Make it clear that all questions are welcome. Whether they're questions of clarification or deeper analysis, members should feel safe asking what's on their mind. Deeper questions may push the new believers to take the next step in their relationship with God; questions from new believers may prompt seasoned believers to take a second look at a very familiar passage.

Individualize the Education Plan

God's Word is alive and relevant to our lives, just as it was thousands of years ago. But God's people experience and live out that Word in personal ways. Intentionally planning a discussion that appeals to everyone from new to lifelong believers can encourage spiritual growth at all levels.

Look for opportunities to break into smaller groups according to levels of spiritual maturity. Sometimes we do need to be with others in a similar stage. Just use discretion as you form these groups so that newer believers don't feel judged for lack of experience. On the flip side, look for opportunities to pair up your spiritually wise members with your spiritually young ones. This diversity can maximize growth for both individuals as they mentor and learn from one another. They may pair up in smaller groups during your meeting for discussion, or they might meet outside of group for a focused prayer time. Instead of trying to get everyone to the same place spiritually, focus on having everyone take his or her next step—whatever the appropriate step is.

Empower those further along by asking them to help you in some way. Allow them to organize aspects of the meeting, present background information on a passage, lead a discussion from time to time, or facilitate the group prayer.

If your group requires homework, offer multiple possibilities. For instance, if you're studying Ephesians 1, allow younger believers to simply read the chapter. More mature believers might read that chapter as well as the rest of Ephesians for context. They could also read the first chapter each day for one week, asking God to speak to them. They could also incorporate journaling into their reading. Stretch group members with homework that fits their stage, allowing them to choose which level is appropriate for themselves.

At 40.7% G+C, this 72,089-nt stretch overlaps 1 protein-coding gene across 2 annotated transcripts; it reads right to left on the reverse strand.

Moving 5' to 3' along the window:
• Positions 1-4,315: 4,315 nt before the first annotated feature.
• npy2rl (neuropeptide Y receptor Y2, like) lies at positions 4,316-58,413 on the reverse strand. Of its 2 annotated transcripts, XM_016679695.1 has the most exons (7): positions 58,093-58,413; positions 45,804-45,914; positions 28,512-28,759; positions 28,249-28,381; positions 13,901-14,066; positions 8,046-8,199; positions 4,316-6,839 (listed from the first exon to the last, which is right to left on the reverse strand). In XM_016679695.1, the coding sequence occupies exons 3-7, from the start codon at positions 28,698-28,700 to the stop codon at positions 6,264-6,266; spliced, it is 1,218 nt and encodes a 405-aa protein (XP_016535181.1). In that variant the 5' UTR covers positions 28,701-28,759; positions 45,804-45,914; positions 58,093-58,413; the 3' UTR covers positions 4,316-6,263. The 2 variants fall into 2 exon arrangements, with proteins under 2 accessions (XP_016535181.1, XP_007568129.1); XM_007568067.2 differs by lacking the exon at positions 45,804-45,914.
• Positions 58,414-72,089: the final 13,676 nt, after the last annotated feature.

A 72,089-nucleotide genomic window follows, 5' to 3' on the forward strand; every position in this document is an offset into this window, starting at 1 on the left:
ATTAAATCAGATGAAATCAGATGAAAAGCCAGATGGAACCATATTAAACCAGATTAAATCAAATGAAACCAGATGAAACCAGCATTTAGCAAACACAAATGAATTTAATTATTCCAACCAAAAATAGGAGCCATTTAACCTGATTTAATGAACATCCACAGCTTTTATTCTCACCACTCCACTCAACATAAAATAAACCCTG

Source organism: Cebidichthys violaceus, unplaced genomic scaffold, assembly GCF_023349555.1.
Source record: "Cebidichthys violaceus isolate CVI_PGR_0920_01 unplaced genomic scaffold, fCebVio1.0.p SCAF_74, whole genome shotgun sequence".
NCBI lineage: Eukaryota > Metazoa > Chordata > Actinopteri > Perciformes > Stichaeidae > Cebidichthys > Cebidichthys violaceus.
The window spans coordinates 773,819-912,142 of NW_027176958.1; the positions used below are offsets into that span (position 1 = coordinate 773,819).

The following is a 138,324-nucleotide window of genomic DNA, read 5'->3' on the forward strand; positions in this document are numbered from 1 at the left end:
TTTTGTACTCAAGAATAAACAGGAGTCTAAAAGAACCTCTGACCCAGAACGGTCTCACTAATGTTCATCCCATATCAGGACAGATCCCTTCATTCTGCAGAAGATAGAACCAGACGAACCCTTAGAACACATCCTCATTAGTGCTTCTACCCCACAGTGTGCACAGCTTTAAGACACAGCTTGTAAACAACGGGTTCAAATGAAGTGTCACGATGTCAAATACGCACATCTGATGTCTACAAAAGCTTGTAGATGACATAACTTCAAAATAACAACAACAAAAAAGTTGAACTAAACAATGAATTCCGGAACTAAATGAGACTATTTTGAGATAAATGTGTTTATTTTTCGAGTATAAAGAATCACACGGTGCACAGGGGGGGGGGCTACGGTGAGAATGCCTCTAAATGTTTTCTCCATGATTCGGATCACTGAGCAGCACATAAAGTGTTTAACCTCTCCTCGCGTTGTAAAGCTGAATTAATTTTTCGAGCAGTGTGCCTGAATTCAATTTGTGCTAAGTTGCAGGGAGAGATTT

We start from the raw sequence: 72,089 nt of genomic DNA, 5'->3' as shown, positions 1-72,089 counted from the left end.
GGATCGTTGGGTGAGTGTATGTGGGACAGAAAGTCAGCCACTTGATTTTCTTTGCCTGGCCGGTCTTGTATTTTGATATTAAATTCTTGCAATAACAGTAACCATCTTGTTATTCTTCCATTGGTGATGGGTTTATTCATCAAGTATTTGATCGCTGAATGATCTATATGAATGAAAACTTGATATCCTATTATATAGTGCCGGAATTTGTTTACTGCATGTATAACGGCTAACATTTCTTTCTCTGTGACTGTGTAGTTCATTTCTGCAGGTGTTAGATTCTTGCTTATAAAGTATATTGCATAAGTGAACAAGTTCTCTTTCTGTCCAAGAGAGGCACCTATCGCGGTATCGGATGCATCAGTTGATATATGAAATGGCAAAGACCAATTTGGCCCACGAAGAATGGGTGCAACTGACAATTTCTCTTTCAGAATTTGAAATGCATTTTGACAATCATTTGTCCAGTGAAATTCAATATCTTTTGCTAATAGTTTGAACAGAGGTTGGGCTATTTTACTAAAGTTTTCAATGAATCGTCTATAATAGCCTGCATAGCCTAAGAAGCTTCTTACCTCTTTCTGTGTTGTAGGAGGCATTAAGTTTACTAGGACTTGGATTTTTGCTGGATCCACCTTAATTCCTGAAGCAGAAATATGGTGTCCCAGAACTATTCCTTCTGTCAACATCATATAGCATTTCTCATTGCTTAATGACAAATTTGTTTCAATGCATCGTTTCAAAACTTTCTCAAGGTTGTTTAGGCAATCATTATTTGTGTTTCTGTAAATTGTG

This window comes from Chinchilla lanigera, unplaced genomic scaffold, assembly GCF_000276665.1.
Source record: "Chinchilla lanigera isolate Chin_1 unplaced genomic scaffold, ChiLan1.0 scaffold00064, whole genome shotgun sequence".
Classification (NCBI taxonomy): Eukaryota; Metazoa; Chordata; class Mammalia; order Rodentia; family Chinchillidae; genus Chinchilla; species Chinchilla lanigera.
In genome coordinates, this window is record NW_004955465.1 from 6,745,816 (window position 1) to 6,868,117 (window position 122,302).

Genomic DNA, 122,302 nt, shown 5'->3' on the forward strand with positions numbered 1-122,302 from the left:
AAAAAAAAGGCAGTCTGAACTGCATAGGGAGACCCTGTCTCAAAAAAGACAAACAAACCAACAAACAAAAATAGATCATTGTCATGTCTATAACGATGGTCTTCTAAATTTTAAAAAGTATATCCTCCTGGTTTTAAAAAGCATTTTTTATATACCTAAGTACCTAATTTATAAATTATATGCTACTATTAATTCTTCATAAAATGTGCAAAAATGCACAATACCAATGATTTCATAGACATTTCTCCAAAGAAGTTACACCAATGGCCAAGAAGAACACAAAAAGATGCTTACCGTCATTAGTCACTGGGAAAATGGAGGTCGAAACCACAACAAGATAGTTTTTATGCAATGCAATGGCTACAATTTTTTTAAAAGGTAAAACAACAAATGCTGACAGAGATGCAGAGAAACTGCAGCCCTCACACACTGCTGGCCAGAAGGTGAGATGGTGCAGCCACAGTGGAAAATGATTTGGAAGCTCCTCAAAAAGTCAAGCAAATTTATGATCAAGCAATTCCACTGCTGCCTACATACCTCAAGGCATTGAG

Expect the Unexpected

When you invite the Holy Spirit to be at work in your group, you should expect the unexpected. Spiritual growth doesn't usually happen in the ways we expect it, and your newest believer today may become one of your most mature members tomorrow. Spiritual maturity can happen in the most unlikely places and at the most unlikely times, so watch for it, encourage it, and help it unfold.

Recognize that you are not in control—God is. Follow God's lead in bringing people closer to him, regardless of where they're starting. There is nothing more humbling than watching one of your spiritually mature members break down and share transparently about a struggle while a newer believer offers a hug and reminders of God's love and grace.

With multiple stages of spiritual maturity in a group, there are certainly times when members will drive each other crazy. More mature believers may have blinders that younger believers don't understand. Newer believers may lack confidence in God that spiritually mature believers rest in. Despite their differences, though, the Holy Spirit can and will work to help them learn from each other.

—Rachel Gilmore is author of The Complete Leader's Guide to Christian Retreats and Church Programs and Celebrations for All Generations; copyright 2013 by Christianity Today.

Discuss

  1. Which of these four categories—model grace, see with fresh eyes, individualize the education plan, and expect the unexpected—seem most difficult? Why?
  2. How can you empower more mature believers to help and engage newer believers?
  3. What one or two steps can you take this week to make your group a safer place for people of all levels of spiritual maturity?